Also, take a look at your food intake. Are you eating enough fiber? Too many processed foods? Try swapping some of your processed foods with whole foods.
I’m not a huge fiber fan because it just doesn’t sit well with my stomach, but when I focus on getting whole unprocessed foods, I have no issues with my daily movement.
Side Note: For those of you just starting out, eating ALL THE THINGS is common when you first start IFing. If that’s you, ALL THOSE THINGS may be causing a back-up. You may need to take a step back to determine if ALL THE THINGS is really necessary and what THINGS you can remove from your eating window to help get your flow moving again.
If you are experiencing pain or severe constipation, consult your doctor!
I have no idea why this happens, but many IFers experience wild, vivid dreams. There is some speculation as to why this may happen, but no real conclusive evidence.
I have experienced (and still experience) this first hand and it can be pretty crazy.
For me, I had a very difficult time sleeping in the early stages of IF because I was going to bed HUNGRY.
Prior to IF, I was a nighttime snacker. I would have a little (or big) snack every night very close to my bedtime. When I removed that snack, creating a few hours before my last meal and bedtime, my belly was growling.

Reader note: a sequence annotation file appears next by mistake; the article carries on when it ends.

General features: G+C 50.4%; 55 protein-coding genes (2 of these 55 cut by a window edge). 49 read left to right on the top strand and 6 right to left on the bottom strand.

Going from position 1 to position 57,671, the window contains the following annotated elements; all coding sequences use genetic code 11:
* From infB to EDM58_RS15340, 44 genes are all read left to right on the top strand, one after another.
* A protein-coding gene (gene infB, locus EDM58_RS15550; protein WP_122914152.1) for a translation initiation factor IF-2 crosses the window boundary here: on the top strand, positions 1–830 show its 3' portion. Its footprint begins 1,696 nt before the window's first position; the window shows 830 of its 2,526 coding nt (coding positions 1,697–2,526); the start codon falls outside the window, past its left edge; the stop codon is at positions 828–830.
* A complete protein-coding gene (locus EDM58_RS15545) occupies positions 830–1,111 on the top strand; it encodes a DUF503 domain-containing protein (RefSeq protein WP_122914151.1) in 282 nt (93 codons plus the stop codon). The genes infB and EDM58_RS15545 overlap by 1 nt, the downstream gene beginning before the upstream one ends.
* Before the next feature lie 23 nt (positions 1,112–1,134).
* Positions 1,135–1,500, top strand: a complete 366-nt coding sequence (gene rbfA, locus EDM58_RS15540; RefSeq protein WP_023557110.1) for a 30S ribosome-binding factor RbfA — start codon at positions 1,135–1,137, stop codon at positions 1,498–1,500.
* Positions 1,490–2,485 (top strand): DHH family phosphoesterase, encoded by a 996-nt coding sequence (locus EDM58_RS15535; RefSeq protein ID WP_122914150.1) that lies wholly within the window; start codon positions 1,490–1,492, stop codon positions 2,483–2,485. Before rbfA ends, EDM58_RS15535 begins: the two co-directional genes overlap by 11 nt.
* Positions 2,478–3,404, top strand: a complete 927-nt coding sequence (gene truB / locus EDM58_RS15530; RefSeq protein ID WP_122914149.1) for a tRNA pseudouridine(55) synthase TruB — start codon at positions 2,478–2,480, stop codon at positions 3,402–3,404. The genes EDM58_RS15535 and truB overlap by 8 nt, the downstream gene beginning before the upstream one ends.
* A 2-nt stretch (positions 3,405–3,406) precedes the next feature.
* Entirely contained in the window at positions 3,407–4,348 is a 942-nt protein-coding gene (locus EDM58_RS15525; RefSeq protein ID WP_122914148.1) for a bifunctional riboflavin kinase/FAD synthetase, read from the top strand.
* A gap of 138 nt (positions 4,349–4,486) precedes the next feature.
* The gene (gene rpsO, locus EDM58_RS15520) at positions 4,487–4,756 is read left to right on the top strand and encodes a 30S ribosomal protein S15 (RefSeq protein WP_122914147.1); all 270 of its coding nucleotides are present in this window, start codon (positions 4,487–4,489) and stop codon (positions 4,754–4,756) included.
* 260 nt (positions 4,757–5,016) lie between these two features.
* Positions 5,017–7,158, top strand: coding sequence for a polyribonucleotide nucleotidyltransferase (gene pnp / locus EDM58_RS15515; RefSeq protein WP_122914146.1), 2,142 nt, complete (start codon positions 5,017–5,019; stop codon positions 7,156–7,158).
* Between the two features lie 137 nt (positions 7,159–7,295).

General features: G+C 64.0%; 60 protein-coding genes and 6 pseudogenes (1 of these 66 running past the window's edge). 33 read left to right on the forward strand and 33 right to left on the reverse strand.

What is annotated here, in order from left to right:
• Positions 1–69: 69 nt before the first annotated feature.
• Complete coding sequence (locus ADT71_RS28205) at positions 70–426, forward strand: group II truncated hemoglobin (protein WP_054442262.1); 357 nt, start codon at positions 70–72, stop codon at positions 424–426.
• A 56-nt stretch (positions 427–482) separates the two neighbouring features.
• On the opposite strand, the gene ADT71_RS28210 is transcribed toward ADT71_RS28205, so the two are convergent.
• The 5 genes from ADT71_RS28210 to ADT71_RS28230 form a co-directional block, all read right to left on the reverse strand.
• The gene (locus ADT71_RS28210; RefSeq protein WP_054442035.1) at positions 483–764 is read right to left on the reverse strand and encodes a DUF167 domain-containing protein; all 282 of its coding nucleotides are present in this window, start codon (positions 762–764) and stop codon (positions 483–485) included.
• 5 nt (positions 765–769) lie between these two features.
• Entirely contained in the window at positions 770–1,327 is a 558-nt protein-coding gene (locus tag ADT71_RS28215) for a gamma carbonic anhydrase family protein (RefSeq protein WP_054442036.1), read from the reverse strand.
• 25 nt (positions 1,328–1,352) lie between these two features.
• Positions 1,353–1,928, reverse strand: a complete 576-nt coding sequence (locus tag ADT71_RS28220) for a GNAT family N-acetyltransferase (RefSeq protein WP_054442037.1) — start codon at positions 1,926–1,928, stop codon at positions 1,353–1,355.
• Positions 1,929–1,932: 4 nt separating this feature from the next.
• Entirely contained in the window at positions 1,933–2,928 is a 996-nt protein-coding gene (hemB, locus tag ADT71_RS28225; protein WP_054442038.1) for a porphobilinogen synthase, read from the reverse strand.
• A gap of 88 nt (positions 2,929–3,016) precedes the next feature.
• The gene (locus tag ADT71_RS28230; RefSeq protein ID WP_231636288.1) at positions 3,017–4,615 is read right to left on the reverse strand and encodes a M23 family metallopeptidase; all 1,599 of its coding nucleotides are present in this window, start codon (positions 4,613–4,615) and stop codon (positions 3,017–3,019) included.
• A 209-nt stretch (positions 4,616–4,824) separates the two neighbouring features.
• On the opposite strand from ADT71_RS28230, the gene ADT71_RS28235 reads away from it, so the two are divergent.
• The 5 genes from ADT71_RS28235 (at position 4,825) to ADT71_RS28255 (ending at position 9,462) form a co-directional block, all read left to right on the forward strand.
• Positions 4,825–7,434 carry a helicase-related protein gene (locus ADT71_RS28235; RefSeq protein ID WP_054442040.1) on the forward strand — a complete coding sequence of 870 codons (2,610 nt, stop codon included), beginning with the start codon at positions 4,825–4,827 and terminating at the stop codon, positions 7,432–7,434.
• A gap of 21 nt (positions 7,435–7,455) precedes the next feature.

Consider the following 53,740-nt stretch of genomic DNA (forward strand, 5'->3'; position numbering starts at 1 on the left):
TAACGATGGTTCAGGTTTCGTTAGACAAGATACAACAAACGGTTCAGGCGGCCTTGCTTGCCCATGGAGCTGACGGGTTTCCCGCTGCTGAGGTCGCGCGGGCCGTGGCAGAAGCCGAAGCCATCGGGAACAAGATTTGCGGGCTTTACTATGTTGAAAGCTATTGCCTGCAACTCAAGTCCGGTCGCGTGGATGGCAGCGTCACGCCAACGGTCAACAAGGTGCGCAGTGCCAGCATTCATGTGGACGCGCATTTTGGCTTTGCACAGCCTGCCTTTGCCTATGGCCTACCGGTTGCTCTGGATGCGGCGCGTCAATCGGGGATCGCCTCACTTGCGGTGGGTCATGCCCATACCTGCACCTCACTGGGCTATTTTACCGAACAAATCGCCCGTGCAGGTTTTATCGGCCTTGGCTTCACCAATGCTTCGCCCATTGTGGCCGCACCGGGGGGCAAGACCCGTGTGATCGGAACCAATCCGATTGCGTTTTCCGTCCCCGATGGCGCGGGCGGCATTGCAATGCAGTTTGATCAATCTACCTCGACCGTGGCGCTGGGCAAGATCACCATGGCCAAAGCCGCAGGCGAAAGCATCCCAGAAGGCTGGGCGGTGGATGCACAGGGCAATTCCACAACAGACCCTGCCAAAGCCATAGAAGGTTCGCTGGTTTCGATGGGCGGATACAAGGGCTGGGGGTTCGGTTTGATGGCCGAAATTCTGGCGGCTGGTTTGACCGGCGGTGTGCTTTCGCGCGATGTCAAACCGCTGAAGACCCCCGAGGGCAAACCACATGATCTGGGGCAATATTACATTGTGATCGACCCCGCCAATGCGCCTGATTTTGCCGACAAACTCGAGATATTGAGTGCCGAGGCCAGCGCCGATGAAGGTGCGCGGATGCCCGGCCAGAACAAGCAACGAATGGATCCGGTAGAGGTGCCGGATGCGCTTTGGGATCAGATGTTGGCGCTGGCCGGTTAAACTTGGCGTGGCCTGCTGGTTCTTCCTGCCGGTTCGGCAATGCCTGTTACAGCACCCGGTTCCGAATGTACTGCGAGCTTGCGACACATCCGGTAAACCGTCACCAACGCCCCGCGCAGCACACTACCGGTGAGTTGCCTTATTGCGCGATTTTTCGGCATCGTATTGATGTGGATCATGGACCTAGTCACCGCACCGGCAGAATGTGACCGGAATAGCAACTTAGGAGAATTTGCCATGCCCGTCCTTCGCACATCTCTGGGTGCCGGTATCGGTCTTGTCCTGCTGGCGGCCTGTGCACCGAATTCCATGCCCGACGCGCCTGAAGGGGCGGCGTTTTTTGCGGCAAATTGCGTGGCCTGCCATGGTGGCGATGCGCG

That, too, went away with time.
It’s also said that intermittent fasting clears the brain, so much so, that it can make the brain more active, thus making it harder to fall asleep.
What to do?
I talk about this a lot more in my Free 3 day IF Short Course, but create routine.
Let your body and your brain know what to expect. Once your body has adapted to intermittent fasting it will become easier for you to fall asleep.
Lately, I’ve been participating in my beautiful friend Amber’s Daily Virtual Guided Relaxation. During the quarantine months, she’s been hosting a 10-15 minute guided relaxation every morning and evening via zoom. It is so lovely and really calms the body and the mind.
Alternate Option #1: Another option might be to try melatonin. There are members in my FB Group that swear by just a little melatonin each night to get them some ZZZs.
Alternate Option #2: CBD oil. I have a friend who swears by CBD oil to help get her to sleep. Now, I don’t know much about CBD oil, it’s potency or the like, but it’s out there and it’s an option. If you are interested in using CBD oil, do your homework to see what might be a good option for you.